Nissan nails unconventional. One has only to spend some time driving the all-electric Leaf, the spunky Juke crossover or the anomalous Murano CrossCabriolet to know this is a company that takes risks -- and succeeds from them.
So one would think such a forward-thinking carmaker would have no trouble bringing innovation and appeal to the table when it came time to redo something as blase as a minivan.
The Nissan Quest returns to the U.S. for 2011 after a yearlong hiatus. This fourth-generation model is a little uncomfortable to look at and a chore to drive, and even its most redeeming feature, the interior, is marred by questionable ergonomics.
One wonders whether it should have stayed away for another year.
To be fair, this new Quest, which starts at $28,550 for the base S model, wasn't explicitly designed for the U.S. market. Technically, this is a rebadge job; Nissan sells the original version in Japan as the premium Elgrand.
This sets it apart from competitors such as the Toyota Sienna, Honda Odyssey or Chrysler Town and Country, which were designed specifically for the recovering U.S. minivan market.
Nothing about the Quest's styling indicates it belongs to the Nissan family, yet it yells "minivan" at you with the caps lock on. It's narrower and taller than its peers, and the rear end is unapologetically boxy. The body cladding between the wheels hangs low, giving the impression it's carrying a litter of mini minivans.
Beneath the Quest's hood sits a great 3.5-liter V-6, which makes 260 horsepower and 240 pound-feet of torque. A derivative of this engine is found throughout Nissan's lineup and that of its luxury division, Infiniti, and it's a stellar piece of engineering.
Pity, then, that such a worthy engine, even in a minivan, is paired with such a worthless transmission. It's a single-speed, continuously variable transmission, unlike most competitors, which use five- or six-speed automatic transmissions.
Because it's never shifting, the transmission gets noisy when pushed toward its redline, say, while passing another car on the freeway.
It also seemed to sap power from the engine when accelerating from a standstill. At the point where you would expect a minivan with a geared transmission to shift into second, the Quest enters a black hole of torque, and the rate at which you were speeding from that stop sign slows noticeably. This will annoy everyone but those with the most pastoral of driving habits.
Nissan doesn't provide zero to 60 acceleration times, but Car and Driver magazine says the Quest reaches that speed in 8 seconds, which is around half a second slower than its peers.
The Quest doesn't even gain a bump in fuel economy with this transmission either. The Environmental Protection Agency rates the van at 19 miles per gallon in the city and 24 mpg on the highway. After 375 miles I saw 17.8 mpg. By comparison, I averaged of 19 mpg with the six-speed automatic in the Honda Odyssey I tested in January.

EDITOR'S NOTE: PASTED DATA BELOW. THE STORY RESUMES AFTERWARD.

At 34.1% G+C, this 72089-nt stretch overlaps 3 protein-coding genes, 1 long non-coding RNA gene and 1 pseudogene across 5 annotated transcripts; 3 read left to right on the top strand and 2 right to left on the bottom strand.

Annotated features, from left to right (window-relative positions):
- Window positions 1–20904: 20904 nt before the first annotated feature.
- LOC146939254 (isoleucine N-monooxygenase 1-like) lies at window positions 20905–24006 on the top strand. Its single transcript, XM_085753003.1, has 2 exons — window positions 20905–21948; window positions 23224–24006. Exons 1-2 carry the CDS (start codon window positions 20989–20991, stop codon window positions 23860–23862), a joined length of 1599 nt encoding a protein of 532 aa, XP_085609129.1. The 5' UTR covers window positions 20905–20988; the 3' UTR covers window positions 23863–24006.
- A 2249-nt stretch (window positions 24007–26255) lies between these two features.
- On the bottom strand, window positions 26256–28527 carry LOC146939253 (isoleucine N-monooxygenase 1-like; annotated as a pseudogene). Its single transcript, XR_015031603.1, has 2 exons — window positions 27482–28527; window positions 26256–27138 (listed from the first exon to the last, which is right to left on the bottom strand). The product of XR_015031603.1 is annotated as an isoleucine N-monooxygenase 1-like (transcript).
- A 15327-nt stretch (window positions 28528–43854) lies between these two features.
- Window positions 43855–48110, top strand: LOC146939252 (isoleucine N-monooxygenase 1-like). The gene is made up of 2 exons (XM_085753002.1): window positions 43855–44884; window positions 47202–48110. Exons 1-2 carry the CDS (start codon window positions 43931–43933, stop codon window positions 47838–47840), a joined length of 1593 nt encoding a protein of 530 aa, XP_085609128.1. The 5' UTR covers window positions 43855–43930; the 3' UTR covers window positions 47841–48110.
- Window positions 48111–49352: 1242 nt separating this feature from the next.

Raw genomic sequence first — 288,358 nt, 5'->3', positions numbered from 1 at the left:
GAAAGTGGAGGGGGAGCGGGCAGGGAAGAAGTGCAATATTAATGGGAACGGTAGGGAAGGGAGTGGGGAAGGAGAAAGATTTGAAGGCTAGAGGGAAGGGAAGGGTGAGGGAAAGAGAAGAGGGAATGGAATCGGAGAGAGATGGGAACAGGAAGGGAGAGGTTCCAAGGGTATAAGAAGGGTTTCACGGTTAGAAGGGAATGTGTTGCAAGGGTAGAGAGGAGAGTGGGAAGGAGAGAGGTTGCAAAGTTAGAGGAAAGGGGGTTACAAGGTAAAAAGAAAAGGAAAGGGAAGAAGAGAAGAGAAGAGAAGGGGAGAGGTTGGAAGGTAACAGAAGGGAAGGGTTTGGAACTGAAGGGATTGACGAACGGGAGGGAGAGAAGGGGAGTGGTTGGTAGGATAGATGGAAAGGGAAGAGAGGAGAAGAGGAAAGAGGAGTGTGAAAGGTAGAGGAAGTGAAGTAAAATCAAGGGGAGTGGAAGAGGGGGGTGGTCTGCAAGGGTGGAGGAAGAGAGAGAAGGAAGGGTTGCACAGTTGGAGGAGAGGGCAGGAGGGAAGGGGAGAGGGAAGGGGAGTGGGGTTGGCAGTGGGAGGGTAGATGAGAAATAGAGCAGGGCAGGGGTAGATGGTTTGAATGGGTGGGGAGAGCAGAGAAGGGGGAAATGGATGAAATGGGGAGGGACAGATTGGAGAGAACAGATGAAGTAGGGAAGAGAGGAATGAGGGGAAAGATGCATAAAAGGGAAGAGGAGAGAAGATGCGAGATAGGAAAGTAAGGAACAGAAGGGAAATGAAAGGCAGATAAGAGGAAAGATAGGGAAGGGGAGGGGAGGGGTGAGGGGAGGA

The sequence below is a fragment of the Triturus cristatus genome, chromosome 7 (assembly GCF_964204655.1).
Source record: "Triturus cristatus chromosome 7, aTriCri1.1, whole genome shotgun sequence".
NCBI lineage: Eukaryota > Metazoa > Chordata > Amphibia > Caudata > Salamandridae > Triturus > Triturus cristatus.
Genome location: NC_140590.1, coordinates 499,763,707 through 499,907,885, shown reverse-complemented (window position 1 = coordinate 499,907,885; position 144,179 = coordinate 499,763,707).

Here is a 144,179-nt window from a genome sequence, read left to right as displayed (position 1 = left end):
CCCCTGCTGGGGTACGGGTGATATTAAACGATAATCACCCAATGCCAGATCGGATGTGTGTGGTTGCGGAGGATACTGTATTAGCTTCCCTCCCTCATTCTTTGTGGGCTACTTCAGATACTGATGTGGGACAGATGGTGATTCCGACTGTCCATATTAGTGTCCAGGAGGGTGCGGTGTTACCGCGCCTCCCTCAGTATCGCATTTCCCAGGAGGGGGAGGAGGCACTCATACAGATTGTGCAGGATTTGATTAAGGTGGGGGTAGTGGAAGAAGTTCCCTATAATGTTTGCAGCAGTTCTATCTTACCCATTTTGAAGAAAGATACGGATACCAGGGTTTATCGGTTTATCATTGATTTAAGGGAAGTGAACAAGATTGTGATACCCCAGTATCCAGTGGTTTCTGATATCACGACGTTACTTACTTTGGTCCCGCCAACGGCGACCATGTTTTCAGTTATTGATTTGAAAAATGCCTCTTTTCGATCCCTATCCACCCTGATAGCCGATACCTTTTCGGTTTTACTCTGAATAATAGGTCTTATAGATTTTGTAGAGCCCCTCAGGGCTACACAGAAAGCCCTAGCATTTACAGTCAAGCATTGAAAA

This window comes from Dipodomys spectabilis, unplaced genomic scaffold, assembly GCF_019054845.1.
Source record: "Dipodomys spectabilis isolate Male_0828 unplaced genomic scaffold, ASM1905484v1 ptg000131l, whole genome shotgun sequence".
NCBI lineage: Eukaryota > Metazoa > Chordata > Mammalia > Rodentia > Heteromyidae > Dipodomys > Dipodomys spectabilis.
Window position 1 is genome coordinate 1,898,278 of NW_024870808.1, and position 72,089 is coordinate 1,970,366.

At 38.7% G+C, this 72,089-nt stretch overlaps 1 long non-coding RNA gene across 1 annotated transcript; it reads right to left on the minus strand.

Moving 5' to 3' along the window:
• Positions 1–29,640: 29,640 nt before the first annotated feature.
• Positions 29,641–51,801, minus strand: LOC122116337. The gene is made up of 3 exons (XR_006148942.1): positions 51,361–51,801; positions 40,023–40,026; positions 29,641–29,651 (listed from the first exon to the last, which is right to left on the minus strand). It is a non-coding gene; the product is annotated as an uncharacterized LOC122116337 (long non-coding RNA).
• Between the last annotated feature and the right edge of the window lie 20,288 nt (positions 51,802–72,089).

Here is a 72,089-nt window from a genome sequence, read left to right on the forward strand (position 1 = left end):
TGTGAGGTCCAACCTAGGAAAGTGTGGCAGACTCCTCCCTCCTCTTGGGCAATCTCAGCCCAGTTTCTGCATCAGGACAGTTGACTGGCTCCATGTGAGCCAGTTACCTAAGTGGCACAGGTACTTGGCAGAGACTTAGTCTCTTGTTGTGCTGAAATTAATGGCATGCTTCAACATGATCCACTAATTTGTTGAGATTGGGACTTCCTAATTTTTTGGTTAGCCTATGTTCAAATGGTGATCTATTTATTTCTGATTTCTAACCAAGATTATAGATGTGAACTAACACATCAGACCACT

On the road, in addition to the noisy transmission, the advantage of having large side-view mirrors is overshadowed by the commotion they create. Otherwise, the Quest drives and handles with the comfort expected of a minivan, without other flaws or strengths to denote.
Step inside the Quest you're treated to an attractive, functional, well-built space.
The biggest difference between this Nissan and others in this class is the functionality of the seats. In most vans, the third row of seats folds backward into the trunk well. In the Quest, they fold forward, as do the second row of seats, creating a completely flat floor for cargo without removing any seats.
After a week of throwing in bikes, surfboards and the odd houseplant, I came to appreciate the ease with which you can transform the Quest from passenger-friendly to cargo-friendly. Folding seats this way does make the cargo floor higher, so on paper the overall interior volume is less on the Quest than other minivans. But this deficiency is really only relevant if you regularly stack your cargo high.
The Quest seats only seven, whereas most other minivans today seat eight. Headroom and legroom is generous throughout the cabin, even in the third row when the middle seats are pushed all the way back on their tracks.
The fit and finish in the premium $43,740 LE model I tested was superb, and the amenities were befitting its price tag and similar to the layout and materials found on Infiniti vehicles.
The 8-inch touch-screen navigation system comes standard on the LE and features redundant buttons just below the screen. The system also features a 9-gigabyte hard drive, Bose sound system, XM traffic and weather updates, and a backup camera.
Also included is a DVD entertainment system, a blind-spot monitoring system and xenon headlights. The only option was the $1,350 moon roof package with two separate openings -- one in the front and one in back.
Yet this classy and intuitive layout was marred by the placement of the transmission's shifter, and indeed this flaw exists on all new Quests. Because it is mounted high on the center console, to the left of the audio and climate controls, the shifter blocks the driver's view of these buttons. It also means drivers regularly smack their hands into the shifter when they go to use the buttons.
The base Quest S features keyless entry, wood trim and a six-disc stereo system. The $31,700 SV adds items such as 16-inch alloy wheels, Bluetooth, power sliding doors,
connectivity, tri-zone climate control and a backup camera.
The $35,150 SL includes a power liftgate, leather seats, heated front seats and mirrors and 18-inch alloy wheels.
All 2011 Quests come with front- and side-impact airbags, anti-lock brakes and traction control and received the highest rating of "good" from the Insurance Institute for Highway Safety.
So the 2011 Nissan Quest is safe, functional and priced competitively against the rest of the segment. For some buyers, this will be enough to put them in the driver's seat.